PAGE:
Whether mere endorsement of the Bank “payment stopped” is sufficient to entertain the complaint u/s 138 of NI Act?

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Whether mere endorsement of the Bank “payment stopped” is sufficient to entertain the complaint u/s 138 of NI Act?

 

 

AuthorCIT V. M. VENKATESWARA RAO (2015) 370 ITR 212 HOB’BLE APPELLATE TRIBUNAL, AP

CS Deepak P. Singh

 

 


ISSUE:
Whether mere endorsement of the Bank “payment stopped” is sufficient to entertain the complaint u/s 138 of NI Act?
 
PROVISIONS INVOLVED:
Section 138 of Negotiable Instruments Act,1881
Section 13 of the Negotiable Instruments Act defines negotiable instruments as “a promissory note, bills of exchange or cheque payable either to order or to bearer”.
A negotiable instrument is a kind of document that guarantees its bearer a sum of money to be payable on demand or at any future date.
Section 138 of the NI Act is a penal provision that deals with the punishment of dishonour of cheque.
Dishonour of cheque is not an offence in itself but to become an offence, the following ingredients should be there:
1. There should be a drawer that draws the cheque.
2.  The cheque drawn should be in discharge of some liability.
3.  Presentation of the cheque to the drawee bank.
4.The cheque returned by the bank unpaid on account of insufficient funds.
5. The cheque should be presented within six months from the date on which it was drawn or within the period of its validity, whichever is earlier.
6.Within thirty days of receiving a memo of return from the bank, a notice should be served to demand the payment of the said money.
7. The drawer fails to pay the said money within 15 days of the receipt of the said notice.
 
It is to be noted here that if the drawer pays the debt within 15 days, there would be no offence.
 
The offence is said to be committed under Section 138 of the NI Act, only when he fails to pay the debt within 15 days and such person shall be punishable with imprisonment for a term which may be extended to two years, or with a fine which may extend to twice the amount of the cheque, or with both.
 
Section 142 of the Negotiable Instruments Act, 1881 states the cognizance of offences.
 
It states that without regarding anything contained in the CPC, 1973-
It states that no Court shall take any notice of any offence which is regarded punishable under the provisions mentioned in Section 138 of the Negotiable Instruments Act, 1881  unless in a complaint which is in writing made by the holder of the cheque.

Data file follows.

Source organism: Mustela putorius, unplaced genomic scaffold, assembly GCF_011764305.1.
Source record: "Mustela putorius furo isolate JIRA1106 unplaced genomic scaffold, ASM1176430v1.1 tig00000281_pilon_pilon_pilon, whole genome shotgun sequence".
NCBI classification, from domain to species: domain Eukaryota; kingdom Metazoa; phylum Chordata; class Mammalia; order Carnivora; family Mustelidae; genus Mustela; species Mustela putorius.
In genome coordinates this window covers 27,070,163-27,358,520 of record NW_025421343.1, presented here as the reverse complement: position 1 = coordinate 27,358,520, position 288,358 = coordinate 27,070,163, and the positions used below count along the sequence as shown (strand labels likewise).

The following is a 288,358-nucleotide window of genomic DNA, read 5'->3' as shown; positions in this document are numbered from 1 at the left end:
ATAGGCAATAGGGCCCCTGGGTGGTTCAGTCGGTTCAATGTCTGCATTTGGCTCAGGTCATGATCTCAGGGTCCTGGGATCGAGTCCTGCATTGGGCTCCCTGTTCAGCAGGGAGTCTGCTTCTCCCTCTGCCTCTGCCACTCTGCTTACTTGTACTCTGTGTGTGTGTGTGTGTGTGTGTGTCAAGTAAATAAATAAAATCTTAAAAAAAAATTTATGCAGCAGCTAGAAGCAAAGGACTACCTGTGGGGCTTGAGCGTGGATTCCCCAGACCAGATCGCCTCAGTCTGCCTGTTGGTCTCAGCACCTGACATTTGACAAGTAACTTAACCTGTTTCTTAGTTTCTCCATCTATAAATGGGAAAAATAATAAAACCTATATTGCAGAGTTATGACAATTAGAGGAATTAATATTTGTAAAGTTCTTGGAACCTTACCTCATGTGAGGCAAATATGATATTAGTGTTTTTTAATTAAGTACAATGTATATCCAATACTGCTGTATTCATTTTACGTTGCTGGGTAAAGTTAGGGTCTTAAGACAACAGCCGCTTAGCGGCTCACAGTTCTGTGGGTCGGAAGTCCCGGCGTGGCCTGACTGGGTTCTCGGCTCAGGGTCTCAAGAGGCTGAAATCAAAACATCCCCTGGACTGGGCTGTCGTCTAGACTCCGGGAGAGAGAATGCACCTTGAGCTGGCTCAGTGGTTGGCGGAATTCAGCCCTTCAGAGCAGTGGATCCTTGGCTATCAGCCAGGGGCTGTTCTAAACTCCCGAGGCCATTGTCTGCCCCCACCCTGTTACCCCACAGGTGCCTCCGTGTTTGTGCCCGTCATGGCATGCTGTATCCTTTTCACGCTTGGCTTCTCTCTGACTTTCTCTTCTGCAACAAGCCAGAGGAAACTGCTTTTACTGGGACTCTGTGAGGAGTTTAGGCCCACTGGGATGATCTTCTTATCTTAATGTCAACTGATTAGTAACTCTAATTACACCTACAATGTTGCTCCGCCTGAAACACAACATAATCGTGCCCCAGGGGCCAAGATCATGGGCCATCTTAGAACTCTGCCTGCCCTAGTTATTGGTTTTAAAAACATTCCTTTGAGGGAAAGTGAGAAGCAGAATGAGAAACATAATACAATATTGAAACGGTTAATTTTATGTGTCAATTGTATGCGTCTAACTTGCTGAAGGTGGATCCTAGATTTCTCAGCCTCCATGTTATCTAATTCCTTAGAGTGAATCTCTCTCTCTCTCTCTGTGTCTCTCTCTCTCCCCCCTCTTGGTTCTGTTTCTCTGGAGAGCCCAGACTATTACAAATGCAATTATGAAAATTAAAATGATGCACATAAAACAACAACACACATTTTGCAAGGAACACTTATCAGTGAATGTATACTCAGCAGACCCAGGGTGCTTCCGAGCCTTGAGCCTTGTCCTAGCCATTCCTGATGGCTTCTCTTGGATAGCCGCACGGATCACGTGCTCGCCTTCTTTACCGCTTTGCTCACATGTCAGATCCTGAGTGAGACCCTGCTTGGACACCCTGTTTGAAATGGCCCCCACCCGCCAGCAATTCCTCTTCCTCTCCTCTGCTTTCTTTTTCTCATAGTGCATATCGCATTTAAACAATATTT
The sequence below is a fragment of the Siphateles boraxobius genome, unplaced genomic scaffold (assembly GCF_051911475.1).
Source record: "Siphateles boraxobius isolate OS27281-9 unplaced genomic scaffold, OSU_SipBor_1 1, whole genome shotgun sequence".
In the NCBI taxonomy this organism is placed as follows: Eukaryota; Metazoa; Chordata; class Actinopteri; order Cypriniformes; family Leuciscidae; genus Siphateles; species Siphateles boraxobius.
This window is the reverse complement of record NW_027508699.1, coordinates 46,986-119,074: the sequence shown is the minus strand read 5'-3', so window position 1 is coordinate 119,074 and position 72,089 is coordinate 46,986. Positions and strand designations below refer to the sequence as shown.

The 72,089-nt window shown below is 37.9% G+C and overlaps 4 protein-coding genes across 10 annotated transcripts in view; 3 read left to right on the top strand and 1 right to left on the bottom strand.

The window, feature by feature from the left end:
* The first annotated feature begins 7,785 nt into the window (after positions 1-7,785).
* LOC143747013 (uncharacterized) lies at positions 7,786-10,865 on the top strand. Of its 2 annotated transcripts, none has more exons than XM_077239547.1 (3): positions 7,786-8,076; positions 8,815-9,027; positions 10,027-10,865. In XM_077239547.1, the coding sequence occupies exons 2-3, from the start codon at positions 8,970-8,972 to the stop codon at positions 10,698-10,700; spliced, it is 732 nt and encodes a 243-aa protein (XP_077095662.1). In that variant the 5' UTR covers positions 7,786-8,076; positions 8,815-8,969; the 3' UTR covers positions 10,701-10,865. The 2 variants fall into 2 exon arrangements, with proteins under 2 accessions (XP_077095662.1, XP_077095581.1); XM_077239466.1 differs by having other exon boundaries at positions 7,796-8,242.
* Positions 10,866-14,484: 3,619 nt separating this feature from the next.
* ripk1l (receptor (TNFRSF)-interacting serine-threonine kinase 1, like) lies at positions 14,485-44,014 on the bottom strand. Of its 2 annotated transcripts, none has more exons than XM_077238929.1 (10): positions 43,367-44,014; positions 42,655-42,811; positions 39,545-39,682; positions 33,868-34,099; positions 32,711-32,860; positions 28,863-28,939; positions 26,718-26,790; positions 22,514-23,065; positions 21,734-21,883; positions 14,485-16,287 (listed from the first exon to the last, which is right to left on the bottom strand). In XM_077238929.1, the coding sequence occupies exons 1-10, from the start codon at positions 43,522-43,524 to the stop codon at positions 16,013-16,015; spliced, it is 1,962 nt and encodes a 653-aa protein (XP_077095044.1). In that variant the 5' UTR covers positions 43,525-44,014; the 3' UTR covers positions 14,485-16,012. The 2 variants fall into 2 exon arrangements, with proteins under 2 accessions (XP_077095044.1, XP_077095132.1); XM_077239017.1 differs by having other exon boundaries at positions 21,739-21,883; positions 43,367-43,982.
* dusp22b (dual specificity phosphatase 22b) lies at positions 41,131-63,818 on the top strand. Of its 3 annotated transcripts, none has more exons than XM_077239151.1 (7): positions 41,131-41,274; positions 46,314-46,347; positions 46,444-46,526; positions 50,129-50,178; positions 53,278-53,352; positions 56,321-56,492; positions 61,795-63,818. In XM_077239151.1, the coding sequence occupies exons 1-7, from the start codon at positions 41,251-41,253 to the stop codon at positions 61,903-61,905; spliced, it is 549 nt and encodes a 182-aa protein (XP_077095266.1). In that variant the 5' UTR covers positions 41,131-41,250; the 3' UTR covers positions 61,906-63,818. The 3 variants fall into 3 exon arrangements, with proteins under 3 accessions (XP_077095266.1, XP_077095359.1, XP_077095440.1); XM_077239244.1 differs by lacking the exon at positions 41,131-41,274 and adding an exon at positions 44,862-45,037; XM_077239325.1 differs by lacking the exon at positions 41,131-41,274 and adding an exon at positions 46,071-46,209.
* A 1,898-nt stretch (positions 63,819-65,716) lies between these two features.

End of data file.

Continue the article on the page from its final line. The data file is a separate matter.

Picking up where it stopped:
It states that any such complaint which is made within 30 days of the date on which the cause of such action arises under the provisions contained in Section 138 of the Negotiable Instruments Act, 1881.
 
It further states that no Court which is inferior to the Metropolitan Magistrate or a Judicial Magistrate of the first class shall try any offence which is punishable under the provisions laid down in Section 138 of the Negotiable Instruments Act, 1881.
SECTION 482 OF CRIMINAL PROCEDURE CODE:
 
482. Saving of inherent powers of High Court. Nothing in this Code shall be deemed to limit or affect the inherent powers of the High Court to make such orders as may be necessary to give effect to any order under this Code, or to prevent abuse of the process of any Court or otherwise to secure the ends of justice.
 
 
FACT OF THE CASE:
  1. The present proceedings arise out of a complaint filed by the appellant in the Court of Chief Judicial Magistrate, Calcutta under Section 138 of the Negotiable Instruments Act, 1981 against the respondent.
  1. The appellant company is a public limited company manufacturing and selling cement under the brand name “Modi Cement” throughout India.
 
  1. The respondent/accused carries on business in the name and style of “Dubey Construction, M/s Nandi Traders, M/s Nandi Concerns, M/s Nandi and Co., M/s Nandi Enterprises, M/s S.K. Enterprises, M/s S.K. Trading and M/s Jupitor Art. The respondent/accused is sole proprietor of all these business concerns.
 
  1. It is alleged by the appellant in the complaint that the respondent purchased from them non-levy Modi Cement on credit against the orders placed on behalf of his concerns. These orders were placed by the respondent with the Calcutta office of the appellant and it was agreed that the price of the consignments was to be paid by the respondent at the said office.